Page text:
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National Committee says

Demand the Immediate Release of Ricardo Palmera

by Mick Kelly |
October 8, 2006
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Washington D.C. - Colombian revolutionary Ricardo Palmera goes on trial here Oct. 10, in one of the most bizarre cases ever. Palmera is a negotiator for the Revolutionary Armed Forces of Colombia, the FARC. The FARC controls 40% of Colombia and has 27,000 armed fighters. The trial of Palmera is an attempt by the Bush administration to criminalize a national liberation movement.

Amazingly, the U.S. prosecutor wanted to put the whole of the FARC on trial along with Palmera. So U.S. Judge Hogan issued an order demanding the FARC show up in his courtroom. This approach has been quietly dropped, in favor of a new U.S. government indictment against fifty FARC leaders. Those FARC leaders have not responded, as they are spread throughout Colombia, carrying forward a revolution.

Ricardo Palmera’s case is extremely unusual. He is held without access to a lawyer of his choice. Palmera’s family, friends and supporters are denied the right to visit him. The U.S. government bans journalists from interviewing Palmera. The U.S. government-appointed lawyer works under very restrictive rules and Palmera’s own lawyer from Colombia is not allowed to speak to him unless the FBI is present.

Palmera is accused of kidnapping three U.S. mercenaries. The three U.S. mercenaries were contracted by the U.S. government to work in a known war zone where their plane was shot down by the rebel army - the FARC. One of the U.S. mercenaries on the plane was killed in a firefight along with a Colombian sergeant. Although everyone agrees Palmera had no knowledge of the FARC’s capture of the mercenaries until newspapers printed the story, the U.S. government is alleging hostage taking.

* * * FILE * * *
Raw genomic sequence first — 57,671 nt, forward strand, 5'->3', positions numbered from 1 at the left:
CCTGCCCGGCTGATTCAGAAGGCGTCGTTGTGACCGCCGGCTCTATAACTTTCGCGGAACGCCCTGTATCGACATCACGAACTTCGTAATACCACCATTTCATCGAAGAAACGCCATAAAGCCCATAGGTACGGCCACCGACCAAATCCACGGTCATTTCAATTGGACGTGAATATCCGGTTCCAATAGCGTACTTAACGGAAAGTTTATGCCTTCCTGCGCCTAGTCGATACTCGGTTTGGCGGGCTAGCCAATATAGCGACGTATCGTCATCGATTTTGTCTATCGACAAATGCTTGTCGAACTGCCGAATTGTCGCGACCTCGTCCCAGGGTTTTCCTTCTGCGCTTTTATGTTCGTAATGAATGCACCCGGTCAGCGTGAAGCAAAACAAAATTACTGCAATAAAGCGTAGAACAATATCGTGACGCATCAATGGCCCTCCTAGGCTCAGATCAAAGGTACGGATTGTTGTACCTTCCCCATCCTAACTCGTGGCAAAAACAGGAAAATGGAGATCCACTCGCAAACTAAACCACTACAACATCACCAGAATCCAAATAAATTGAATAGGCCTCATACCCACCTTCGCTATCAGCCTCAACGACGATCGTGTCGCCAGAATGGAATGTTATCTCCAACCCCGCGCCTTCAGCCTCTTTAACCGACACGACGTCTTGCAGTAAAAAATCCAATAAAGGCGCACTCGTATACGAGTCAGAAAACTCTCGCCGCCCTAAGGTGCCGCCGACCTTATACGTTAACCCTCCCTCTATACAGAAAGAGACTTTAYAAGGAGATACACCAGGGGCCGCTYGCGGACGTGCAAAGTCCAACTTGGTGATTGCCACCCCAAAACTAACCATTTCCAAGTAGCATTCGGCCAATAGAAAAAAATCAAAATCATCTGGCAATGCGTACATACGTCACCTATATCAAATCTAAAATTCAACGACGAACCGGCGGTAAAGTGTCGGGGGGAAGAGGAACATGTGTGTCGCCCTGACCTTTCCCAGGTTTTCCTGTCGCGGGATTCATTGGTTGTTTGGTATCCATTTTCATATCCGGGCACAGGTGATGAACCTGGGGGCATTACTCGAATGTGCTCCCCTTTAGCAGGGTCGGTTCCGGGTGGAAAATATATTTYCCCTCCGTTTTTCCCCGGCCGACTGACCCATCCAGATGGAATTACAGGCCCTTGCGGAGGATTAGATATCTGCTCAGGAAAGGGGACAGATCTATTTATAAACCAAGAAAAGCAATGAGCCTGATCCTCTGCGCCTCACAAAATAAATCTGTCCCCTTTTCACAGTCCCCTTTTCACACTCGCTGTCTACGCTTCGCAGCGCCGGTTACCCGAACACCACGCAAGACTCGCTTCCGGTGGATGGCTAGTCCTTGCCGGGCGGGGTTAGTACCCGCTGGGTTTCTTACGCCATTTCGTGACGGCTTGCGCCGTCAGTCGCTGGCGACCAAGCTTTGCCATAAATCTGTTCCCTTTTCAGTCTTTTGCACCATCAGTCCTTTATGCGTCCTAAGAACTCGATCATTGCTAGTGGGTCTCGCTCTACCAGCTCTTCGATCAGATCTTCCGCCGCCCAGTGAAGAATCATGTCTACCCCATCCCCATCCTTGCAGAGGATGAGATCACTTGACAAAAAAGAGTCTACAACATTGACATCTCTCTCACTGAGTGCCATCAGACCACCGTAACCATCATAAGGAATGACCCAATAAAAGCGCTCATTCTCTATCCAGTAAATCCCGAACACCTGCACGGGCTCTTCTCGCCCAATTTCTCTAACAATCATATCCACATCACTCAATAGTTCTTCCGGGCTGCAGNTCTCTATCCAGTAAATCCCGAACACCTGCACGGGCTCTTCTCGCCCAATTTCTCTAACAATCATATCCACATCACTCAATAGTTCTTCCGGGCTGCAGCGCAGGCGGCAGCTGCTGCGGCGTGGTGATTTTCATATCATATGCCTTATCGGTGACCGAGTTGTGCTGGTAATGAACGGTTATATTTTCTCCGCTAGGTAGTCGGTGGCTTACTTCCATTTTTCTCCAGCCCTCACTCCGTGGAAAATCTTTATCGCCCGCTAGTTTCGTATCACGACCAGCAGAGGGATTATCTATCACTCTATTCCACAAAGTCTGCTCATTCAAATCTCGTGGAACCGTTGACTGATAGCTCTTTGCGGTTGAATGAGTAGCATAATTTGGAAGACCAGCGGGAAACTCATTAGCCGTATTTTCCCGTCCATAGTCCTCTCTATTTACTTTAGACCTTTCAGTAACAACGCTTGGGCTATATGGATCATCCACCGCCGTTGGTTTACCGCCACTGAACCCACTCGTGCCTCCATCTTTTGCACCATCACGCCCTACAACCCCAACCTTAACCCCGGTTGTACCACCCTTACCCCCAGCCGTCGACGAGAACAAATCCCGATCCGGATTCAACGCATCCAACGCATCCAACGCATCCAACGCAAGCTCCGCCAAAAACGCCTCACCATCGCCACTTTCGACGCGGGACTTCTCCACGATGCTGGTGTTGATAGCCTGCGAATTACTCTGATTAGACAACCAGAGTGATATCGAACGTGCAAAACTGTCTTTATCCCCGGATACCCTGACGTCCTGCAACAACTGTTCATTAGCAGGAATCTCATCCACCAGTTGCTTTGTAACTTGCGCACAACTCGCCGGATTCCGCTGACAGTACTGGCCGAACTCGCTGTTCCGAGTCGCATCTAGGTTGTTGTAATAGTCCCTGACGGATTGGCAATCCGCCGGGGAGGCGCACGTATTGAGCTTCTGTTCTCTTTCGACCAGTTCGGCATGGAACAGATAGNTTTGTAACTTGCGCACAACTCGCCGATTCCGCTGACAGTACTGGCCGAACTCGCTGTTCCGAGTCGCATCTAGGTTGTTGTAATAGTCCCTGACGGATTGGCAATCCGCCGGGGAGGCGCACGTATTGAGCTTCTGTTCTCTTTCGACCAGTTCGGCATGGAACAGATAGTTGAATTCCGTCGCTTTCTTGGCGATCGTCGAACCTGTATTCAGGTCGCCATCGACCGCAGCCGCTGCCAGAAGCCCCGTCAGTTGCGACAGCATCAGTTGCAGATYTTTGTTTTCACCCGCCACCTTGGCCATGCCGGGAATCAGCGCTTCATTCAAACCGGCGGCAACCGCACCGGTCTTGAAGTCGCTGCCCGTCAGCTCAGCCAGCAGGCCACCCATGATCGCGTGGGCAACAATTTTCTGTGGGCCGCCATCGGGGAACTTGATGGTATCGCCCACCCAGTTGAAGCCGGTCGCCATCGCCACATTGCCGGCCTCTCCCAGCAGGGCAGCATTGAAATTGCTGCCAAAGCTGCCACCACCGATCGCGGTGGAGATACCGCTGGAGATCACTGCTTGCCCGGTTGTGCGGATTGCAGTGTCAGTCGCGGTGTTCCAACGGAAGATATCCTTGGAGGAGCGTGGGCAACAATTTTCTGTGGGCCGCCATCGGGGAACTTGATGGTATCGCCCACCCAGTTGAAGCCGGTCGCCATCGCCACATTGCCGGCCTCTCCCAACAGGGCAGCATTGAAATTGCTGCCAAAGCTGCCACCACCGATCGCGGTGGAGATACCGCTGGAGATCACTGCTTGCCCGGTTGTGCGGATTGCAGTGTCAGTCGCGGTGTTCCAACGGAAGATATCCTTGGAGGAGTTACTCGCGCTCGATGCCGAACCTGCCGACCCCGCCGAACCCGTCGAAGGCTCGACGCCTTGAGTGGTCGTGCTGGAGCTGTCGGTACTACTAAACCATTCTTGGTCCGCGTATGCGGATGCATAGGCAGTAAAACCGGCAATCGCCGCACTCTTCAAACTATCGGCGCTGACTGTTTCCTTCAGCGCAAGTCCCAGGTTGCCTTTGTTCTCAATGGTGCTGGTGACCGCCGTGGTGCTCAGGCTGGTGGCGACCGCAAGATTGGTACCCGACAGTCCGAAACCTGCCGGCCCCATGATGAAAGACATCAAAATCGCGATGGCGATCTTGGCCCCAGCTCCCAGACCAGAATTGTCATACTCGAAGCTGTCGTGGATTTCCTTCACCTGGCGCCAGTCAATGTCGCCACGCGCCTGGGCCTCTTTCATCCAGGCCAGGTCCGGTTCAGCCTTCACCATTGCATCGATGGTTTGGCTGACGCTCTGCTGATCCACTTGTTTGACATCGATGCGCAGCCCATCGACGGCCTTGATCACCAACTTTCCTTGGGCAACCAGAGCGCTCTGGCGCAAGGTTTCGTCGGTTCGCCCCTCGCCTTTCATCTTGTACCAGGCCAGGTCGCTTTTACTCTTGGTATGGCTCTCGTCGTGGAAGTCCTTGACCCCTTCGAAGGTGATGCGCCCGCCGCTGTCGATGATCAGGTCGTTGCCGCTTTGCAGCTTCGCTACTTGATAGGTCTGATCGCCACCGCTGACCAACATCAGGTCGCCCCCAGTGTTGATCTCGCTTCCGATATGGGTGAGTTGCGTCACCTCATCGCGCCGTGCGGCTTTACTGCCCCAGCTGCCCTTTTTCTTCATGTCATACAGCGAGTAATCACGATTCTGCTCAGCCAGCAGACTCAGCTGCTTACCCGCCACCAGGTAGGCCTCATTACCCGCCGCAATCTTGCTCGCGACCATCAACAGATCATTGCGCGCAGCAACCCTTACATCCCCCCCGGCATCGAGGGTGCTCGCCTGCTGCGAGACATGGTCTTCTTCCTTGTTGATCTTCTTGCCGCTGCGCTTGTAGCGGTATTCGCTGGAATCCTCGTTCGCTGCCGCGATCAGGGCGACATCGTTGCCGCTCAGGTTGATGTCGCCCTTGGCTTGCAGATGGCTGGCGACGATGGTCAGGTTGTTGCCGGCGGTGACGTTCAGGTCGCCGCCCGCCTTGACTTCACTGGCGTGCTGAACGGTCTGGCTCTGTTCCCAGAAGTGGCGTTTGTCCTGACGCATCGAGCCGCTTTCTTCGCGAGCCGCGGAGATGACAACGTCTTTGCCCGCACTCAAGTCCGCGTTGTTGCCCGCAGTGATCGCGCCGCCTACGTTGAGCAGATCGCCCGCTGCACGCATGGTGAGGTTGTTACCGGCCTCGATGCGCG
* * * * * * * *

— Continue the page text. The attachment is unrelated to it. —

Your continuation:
Lie, lie and deny: No war, no mercenaries, and no prisoners of war

Judge Hogan ruled that Ricardo Palmera is not a prisoner of war because the U.S. is not at war in Colombia. Meanwhile, there are 800 U.S. soldiers advising Colombian soldiers in the field and 500 U.S. mercenaries supporting the Colombian military and their death squads. Plan Colombia, the U.S. war plan, has spent nearly $5 billion of U.S. taxpayer money on weapons and military contractors. For their part, the FARC wants U.S. military intervention in Colombia’s 40-year-old civil war to end.

The U.S. prosecutor promises to bring forward expert witnesses with ties to both the corrupt Colombian government and the discredited U.S. intelligence services. National liberation movements, like the growing and powerful one in the Philippines are watching the case closely. Many in Colombia marvel at the audacity of the Bush regime’s attempt to criminalize modern revolutionaries fighting the corrupt and repressive government of Colombia. Meanwhile U.S. activists plan to attend Palmera’s trial beginning on Oct. 10 in Washington D.C. and to hold press conferences exposing the bizarre proceedings.

“Everyone who supports peace and justice should demand the immediate release of Ricardo Palmera, a man who has devoted his entire life to the liberation of the Colombian people,” says Tom Burke of the National Committee to Free Ricardo Palmera.

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